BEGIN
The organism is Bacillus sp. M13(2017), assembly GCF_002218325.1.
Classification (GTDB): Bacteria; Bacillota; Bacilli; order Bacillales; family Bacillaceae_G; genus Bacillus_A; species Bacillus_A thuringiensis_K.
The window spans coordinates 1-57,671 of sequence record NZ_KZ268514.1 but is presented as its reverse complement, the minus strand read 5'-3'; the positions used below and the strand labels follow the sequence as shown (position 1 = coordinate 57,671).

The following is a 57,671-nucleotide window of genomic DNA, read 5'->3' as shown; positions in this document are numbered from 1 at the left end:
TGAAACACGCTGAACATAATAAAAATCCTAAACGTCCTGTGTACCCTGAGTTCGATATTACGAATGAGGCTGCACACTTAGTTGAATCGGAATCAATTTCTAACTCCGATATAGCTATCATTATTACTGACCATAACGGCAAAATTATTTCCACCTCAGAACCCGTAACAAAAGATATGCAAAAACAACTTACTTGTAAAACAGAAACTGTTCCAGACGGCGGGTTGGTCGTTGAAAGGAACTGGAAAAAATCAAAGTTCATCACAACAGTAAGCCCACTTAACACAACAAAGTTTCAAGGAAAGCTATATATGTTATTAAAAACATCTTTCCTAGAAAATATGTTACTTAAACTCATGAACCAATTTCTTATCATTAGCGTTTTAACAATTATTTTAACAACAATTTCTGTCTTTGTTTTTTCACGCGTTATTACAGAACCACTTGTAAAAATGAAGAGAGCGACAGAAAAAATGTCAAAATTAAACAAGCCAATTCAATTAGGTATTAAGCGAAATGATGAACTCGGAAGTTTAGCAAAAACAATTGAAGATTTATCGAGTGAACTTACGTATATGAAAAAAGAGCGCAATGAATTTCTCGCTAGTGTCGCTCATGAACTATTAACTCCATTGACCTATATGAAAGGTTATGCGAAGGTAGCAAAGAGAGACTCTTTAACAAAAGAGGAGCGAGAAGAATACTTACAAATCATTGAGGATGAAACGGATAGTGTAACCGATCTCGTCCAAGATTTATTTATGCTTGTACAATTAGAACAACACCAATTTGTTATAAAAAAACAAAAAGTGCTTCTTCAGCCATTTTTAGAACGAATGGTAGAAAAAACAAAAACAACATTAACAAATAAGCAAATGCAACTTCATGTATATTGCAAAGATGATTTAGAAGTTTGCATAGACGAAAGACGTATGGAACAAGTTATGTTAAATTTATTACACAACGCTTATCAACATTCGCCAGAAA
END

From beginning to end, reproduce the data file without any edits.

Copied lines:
The organism is Bacillus sp. M13(2017), assembly GCF_002218325.1.
Classification (GTDB): Bacteria; Bacillota; Bacilli; order Bacillales; family Bacillaceae_G; genus Bacillus_A; species Bacillus_A thuringiensis_K.
The window spans coordinates 1-57,671 of sequence record NZ_KZ268514.1 but is presented as its reverse complement, the minus strand read 5'-3'; the positions used below and the strand labels follow the sequence as shown (position 1 = coordinate 57,671).

The following is a 57,671-nucleotide window of genomic DNA, read 5'->3' as shown; positions in this document are numbered from 1 at the left end:
TGAAACACGCTGAACATAATAAAAATCCTAAACGTCCTGTGTACCCTGAGTTCGATATTACGAATGAGGCTGCACACTTAGTTGAATCGGAATCAATTTCTAACTCCGATATAGCTATCATTATTACTGACCATAACGGCAAAATTATTTCCACCTCAGAACCCGTAACAAAAGATATGCAAAAACAACTTACTTGTAAAACAGAAACTGTTCCAGACGGCGGGTTGGTCGTTGAAAGGAACTGGAAAAAATCAAAGTTCATCACAACAGTAAGCCCACTTAACACAACAAAGTTTCAAGGAAAGCTATATATGTTATTAAAAACATCTTTCCTAGAAAATATGTTACTTAAACTCATGAACCAATTTCTTATCATTAGCGTTTTAACAATTATTTTAACAACAATTTCTGTCTTTGTTTTTTCACGCGTTATTACAGAACCACTTGTAAAAATGAAGAGAGCGACAGAAAAAATGTCAAAATTAAACAAGCCAATTCAATTAGGTATTAAGCGAAATGATGAACTCGGAAGTTTAGCAAAAACAATTGAAGATTTATCGAGTGAACTTACGTATATGAAAAAAGAGCGCAATGAATTTCTCGCTAGTGTCGCTCATGAACTATTAACTCCATTGACCTATATGAAAGGTTATGCGAAGGTAGCAAAGAGAGACTCTTTAACAAAAGAGGAGCGAGAAGAATACTTACAAATCATTGAGGATGAAACGGATAGTGTAACCGATCTCGTCCAAGATTTATTTATGCTTGTACAATTAGAACAACACCAATTTGTTATAAAAAAACAAAAAGTGCTTCTTCAGCCATTTTTAGAACGAATGGTAGAAAAAACAAAAACAACATTAACAAATAAGCAAATGCAACTTCATGTATATTGCAAAGATGATTTAGAAGTTTGCATAGACGAAAGACGTATGGAACAAGTTATGTTAAATTTATTACACAACGCTTATCAACATTCGCCAGAAA